Thorpe, who is originally from Jamaica, was selected from more than 8,000 applicants and her advocacy for students is impressive. NBC News reports she restructured her 12th grade English curriculum to make it culturally relevant to her students. Thorpe helps students with college applications and financial aid. Along with her twin sister, Dr. Treisha Thorpe, she co-founded the nonprofit U.S. Elite International Track, which assists student-athletes around the world to pursue scholarships to colleges and universities. Thorpe and her sister have helped over 500 students receive full track and field scholarships.

Thorpe told NBC News, “When I think about the students and how much their parents are sacrificing for them just to have an equitable education, it reminds me so much of my own journey. And so that’s why I go so hard for my students — because my story is their story.”

Click here to read the full article on BET.

Will Smith Says Venus and Serena Williams ‘Cried All the Way Through’ King Richard: ‘They Loved It’

LinkedIn
Will smith playing kin richard in upcoming movie about the williams sisters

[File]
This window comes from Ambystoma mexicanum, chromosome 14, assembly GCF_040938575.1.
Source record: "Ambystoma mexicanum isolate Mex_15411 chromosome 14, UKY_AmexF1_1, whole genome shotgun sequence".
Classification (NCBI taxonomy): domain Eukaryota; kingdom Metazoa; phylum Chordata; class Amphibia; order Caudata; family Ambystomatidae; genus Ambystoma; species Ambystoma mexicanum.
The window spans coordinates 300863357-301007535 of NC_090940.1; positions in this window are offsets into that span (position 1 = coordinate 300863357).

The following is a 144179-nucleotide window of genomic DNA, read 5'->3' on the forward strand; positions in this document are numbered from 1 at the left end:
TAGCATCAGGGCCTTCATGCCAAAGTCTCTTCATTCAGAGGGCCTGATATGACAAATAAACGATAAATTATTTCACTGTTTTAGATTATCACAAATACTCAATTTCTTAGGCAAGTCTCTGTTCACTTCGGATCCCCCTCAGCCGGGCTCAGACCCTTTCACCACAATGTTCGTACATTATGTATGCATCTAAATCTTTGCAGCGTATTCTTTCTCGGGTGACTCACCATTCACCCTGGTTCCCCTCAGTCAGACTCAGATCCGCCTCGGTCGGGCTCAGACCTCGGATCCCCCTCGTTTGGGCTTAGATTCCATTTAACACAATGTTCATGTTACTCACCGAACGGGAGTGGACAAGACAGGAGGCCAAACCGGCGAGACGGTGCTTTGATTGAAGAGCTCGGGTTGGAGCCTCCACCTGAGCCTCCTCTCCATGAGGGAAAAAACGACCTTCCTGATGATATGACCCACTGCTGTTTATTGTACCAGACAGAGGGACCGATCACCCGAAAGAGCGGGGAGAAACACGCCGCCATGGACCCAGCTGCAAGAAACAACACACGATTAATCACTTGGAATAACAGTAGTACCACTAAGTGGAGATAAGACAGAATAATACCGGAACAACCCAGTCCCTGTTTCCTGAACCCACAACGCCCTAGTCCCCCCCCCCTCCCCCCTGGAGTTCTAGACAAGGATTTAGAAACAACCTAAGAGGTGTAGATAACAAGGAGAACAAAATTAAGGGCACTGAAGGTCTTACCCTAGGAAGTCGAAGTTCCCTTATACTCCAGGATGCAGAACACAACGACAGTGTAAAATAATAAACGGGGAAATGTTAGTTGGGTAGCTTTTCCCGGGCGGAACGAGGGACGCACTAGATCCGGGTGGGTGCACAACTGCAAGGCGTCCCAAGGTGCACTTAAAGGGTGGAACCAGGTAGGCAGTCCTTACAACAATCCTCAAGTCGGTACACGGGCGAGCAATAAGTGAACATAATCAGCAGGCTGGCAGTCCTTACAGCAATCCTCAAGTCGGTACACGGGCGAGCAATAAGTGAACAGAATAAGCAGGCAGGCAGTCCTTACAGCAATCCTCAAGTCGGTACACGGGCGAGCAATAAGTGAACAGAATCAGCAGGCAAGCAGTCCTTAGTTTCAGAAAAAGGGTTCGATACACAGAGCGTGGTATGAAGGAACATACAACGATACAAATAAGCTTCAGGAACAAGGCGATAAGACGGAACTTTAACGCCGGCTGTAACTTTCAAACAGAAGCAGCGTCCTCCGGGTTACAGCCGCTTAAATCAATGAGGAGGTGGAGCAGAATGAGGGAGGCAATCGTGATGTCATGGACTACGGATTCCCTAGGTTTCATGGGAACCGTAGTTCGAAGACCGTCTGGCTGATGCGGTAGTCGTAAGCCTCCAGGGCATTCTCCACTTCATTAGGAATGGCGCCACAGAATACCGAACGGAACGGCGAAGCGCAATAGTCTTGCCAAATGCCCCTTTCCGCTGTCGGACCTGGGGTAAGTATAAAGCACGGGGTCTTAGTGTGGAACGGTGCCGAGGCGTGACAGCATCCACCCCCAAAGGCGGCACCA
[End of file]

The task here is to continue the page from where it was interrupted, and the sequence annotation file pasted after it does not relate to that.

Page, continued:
By Benjamin VanHoose, People

Will Smith waited on pins and needles to hear Venus and Serena Williams’ reaction to his onscreen performance as their father.

In King Richard, out Nov. 19, the Oscar nominee plays Richard Williams, the dad and childhood tennis coach of the famous athlete sisters. While appearing on The Tonight Show Tuesday, Smith recalled being nervous to find out what Venus, 41, and Serena, 40, thought of the final movie.

“Venus and Serena were really excited about the possibility. And they said that they would potentially be executive producers and they would walk us through the whole process, but they were going to withhold whether or not they put their names on the film until they saw it,” said Smith.

“So then I get the call that Venus and Serena are walking into the theater to see the film,” he continued. “It’s the worst two hours ever. The worst two hours. Because you spent so much time creating these things, and there is literally only one audience when you do it. … You hope that they like it.”

Fortunately, the stars enjoyed the movie, Smith said: “Venus and Serena cried all the way through. They loved it.”

Earlier this month, Smith and the Williams sisters spoke with Entertainment Weekly about King Richard, praising the story, which follows the family’s start in the sport and their rise to ground-breaking champions status. Venus and Serena are played by actresses Saniyya Sidney and Demi Singleton, respectively.